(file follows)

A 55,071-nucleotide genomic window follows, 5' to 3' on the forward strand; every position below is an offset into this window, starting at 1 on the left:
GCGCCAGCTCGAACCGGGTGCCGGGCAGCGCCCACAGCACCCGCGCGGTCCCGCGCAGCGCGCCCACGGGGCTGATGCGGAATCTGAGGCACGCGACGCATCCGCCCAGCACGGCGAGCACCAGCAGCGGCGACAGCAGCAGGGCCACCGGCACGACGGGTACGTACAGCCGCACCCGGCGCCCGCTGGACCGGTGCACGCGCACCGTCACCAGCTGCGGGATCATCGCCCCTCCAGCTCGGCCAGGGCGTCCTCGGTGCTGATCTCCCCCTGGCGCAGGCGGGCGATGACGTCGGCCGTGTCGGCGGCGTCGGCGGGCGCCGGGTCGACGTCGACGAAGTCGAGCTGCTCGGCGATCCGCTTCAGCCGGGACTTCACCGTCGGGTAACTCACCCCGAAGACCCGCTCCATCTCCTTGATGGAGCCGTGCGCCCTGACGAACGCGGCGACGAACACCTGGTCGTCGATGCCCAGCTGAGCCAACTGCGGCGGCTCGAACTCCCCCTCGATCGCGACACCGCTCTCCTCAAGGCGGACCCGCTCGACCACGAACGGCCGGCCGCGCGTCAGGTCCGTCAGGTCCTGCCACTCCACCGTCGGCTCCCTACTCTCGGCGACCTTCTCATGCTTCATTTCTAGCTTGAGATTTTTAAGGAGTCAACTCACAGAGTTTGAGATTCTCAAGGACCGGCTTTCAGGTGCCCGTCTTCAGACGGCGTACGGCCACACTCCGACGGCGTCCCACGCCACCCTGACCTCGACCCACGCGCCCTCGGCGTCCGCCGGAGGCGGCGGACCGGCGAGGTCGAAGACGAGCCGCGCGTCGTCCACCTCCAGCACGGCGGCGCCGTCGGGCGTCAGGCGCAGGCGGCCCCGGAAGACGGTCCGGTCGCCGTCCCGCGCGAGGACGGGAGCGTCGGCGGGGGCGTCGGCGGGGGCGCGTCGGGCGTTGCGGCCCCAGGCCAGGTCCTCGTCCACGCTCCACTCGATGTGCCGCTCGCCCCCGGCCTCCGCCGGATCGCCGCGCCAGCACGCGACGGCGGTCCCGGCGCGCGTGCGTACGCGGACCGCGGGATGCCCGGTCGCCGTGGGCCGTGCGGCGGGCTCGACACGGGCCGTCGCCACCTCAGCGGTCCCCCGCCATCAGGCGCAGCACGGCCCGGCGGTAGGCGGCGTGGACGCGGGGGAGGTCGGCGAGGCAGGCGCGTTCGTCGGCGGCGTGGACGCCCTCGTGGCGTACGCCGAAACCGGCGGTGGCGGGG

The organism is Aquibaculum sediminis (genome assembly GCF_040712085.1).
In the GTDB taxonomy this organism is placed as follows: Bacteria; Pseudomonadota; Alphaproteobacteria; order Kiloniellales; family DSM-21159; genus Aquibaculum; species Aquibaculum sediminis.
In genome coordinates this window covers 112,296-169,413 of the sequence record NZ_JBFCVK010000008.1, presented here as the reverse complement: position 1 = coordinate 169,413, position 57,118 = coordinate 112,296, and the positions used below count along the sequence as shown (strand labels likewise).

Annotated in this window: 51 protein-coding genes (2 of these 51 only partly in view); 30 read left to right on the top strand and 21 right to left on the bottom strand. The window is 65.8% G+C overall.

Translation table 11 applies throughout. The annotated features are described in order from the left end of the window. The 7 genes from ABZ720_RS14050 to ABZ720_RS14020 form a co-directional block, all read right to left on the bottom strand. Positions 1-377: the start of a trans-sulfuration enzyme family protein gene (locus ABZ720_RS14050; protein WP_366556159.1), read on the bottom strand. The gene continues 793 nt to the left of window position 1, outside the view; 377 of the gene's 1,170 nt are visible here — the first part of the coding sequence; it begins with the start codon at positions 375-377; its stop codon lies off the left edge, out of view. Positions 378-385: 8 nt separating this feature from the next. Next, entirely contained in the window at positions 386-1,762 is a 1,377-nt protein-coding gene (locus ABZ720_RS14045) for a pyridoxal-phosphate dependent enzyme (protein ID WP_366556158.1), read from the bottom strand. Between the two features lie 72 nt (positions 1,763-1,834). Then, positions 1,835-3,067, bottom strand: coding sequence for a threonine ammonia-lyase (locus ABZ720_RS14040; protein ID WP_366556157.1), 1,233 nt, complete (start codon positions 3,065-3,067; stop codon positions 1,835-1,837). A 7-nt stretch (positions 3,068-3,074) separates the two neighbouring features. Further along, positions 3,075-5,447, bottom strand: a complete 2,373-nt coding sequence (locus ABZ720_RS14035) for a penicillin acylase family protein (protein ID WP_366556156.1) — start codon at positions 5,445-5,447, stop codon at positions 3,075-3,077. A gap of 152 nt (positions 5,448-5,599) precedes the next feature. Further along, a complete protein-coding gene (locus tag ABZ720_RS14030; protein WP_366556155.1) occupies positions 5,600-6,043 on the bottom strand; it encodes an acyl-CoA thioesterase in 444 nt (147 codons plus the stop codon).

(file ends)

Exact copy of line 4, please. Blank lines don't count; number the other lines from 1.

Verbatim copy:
In the GTDB taxonomy this organism is placed as follows: Bacteria; Pseudomonadota; Alphaproteobacteria; order Kiloniellales; family DSM-21159; genus Aquibaculum; species Aquibaculum sediminis.